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Charter School Art Teacher Gives a Lesson in Gang Violence, Bullying

By Benjamin Woodard | March 11, 2013 6:36am

ROGERS PARK — A lesson in bullying and gang violence ... in art class?

That's just what Masooma Khan, a second-year art teacher at the Chicago Math and Science Academy, decided her students needed after a spate of neighborhood shootings and the death of one of the school's students who was shot in October.

Khan, 25, asked her students to write a letter to the Rogers Park community, describing how they feel about their safety, then form those words into a self-portrait made of only manipulated text.

"They all had such powerful letters," she said, and now the artwork hangs in the school's lobby. "It was an eye opener for them. That's what I try to do as a teacher."

Khan said she studied social justice issues at her alma mater, the University of Illinois at Chicago, and wanted her students to reflect on what violence does to their neighborhood and school.

Some students, she said, told her it's not worth talking about.

"We are going to talk about how you don't want to talk about it," she recalled telling them.

Adorning the school's hallways are other paintings and drawings completed by her students.

Another project's theme was bullying.

Khan directed her students, who are seventh- through 12th-graders, to write a letter to a bully from a bystander's perspective, then use it as inspiration for a painting.

"Words choke whether you see it or not," read the text on one piece that shows a woman being strangled by an arm made of words, including "redneck," "wetback" and "cracker."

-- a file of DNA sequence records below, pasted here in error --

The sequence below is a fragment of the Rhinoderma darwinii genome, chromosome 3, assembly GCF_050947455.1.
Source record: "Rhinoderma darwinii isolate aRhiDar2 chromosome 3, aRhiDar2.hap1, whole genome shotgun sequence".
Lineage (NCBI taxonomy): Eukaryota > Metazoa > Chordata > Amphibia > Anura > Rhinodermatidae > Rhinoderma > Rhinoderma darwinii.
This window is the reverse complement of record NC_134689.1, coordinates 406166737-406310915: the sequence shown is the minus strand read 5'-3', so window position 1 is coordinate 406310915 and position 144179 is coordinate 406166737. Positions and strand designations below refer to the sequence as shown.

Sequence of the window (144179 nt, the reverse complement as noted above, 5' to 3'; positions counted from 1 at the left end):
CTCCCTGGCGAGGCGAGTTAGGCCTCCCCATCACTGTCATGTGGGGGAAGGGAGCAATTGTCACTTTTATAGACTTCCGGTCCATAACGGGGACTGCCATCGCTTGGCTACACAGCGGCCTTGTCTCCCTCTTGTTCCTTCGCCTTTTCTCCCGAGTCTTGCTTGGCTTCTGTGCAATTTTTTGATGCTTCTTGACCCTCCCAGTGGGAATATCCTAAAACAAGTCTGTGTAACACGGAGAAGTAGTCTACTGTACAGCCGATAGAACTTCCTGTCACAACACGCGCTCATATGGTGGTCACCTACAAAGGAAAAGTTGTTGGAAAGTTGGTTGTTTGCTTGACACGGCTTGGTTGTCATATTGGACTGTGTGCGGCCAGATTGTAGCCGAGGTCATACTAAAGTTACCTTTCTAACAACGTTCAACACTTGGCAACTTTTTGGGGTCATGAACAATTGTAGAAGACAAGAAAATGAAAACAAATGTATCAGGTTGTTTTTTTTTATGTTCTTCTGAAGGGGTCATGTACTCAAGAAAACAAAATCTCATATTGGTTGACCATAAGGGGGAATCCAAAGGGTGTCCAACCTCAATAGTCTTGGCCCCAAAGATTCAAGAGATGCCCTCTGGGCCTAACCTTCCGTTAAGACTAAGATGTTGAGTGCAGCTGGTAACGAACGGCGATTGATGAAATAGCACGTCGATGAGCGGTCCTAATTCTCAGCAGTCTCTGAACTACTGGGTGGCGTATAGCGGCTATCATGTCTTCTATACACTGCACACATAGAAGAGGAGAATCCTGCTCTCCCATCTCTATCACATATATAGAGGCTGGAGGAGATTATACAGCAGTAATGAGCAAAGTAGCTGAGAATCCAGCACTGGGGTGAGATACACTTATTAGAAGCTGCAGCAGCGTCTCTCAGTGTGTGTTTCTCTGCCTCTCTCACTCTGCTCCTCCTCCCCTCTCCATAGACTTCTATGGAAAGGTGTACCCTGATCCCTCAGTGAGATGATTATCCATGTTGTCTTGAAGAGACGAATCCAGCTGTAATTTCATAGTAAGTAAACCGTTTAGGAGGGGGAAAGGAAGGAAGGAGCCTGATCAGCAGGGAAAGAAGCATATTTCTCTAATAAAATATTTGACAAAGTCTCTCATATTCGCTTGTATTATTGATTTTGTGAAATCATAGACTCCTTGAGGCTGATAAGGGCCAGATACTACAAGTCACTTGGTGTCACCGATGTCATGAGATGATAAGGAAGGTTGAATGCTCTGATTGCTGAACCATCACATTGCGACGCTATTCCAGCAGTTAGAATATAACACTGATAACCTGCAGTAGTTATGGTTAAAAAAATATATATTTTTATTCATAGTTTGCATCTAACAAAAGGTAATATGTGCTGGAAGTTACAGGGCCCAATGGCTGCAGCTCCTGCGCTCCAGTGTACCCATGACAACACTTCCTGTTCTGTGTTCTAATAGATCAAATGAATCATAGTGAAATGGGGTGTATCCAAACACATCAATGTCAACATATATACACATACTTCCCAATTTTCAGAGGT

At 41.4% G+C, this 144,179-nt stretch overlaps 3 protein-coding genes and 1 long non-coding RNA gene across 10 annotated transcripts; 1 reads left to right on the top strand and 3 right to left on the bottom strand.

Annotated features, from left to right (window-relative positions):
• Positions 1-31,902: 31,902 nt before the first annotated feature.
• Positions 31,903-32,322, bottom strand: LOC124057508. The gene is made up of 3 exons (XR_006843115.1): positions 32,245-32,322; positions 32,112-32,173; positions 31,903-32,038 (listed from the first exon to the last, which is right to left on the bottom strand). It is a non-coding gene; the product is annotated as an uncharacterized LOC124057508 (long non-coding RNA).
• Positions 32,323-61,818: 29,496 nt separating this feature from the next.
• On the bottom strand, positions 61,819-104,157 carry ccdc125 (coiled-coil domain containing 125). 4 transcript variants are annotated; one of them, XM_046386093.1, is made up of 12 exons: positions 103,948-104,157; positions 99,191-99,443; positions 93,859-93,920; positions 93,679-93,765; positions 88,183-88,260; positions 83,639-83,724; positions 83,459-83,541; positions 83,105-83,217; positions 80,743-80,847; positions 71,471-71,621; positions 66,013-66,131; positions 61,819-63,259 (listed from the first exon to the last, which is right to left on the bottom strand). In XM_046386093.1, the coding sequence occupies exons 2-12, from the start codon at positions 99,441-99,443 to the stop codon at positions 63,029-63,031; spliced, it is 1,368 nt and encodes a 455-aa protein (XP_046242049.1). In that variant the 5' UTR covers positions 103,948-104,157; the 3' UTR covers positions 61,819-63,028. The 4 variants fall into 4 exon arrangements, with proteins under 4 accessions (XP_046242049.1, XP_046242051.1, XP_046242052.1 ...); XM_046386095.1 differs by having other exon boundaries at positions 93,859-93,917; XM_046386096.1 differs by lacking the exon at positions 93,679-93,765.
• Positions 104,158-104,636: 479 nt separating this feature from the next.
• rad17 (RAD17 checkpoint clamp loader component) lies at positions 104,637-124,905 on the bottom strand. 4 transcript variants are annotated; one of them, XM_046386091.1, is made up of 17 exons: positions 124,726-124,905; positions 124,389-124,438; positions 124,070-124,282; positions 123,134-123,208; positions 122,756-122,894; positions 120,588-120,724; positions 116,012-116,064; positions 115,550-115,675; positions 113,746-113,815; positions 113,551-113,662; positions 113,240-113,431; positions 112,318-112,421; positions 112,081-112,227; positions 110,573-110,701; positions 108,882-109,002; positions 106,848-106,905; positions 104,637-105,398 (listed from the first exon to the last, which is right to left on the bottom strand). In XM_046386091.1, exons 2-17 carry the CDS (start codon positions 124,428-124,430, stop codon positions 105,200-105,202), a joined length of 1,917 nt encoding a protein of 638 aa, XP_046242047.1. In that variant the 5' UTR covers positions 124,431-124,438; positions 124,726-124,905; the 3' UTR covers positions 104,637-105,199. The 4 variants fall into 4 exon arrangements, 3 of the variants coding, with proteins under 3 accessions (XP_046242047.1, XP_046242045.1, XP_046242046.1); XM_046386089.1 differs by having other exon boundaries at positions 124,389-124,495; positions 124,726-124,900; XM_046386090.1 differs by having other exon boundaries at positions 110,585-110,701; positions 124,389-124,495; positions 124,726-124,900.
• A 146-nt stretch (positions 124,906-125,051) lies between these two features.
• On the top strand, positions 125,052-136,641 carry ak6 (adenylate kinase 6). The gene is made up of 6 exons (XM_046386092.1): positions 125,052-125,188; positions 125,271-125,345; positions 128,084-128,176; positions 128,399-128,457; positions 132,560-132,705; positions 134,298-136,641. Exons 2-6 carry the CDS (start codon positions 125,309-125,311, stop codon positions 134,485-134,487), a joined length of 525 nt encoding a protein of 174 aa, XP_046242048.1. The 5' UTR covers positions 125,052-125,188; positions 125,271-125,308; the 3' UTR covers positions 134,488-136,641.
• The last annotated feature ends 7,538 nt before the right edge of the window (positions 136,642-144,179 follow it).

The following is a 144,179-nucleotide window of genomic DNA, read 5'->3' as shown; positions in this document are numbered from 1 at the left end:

Senior Daniel Sanchez, 17, has been in Khan's classes for two years.

He said the art classes he had taken before were "bland" in comparison.

"Art was just art," he said, but this year Khan's classes have inspired him to pursue a minor in the subject when he goes to college to major in English.

Eventually, he said, he wants to write and illustrate a comic book.

"That's my dream," he said after school, working on his Advanced Placement art portfolio in Khan's classroom. "Art and writing for me connects deeply with one another."

Khan also invites community members to teach after-school programs for her students.

One afternoon, students crowded around trays of a colorful mixture used to marbleize paper, a Turkish art form called Ebru.

This year she said she's learned how to pace herself as a teacher and not "bite off more than I can chew."

"I don't know how I made it through my first year," she said.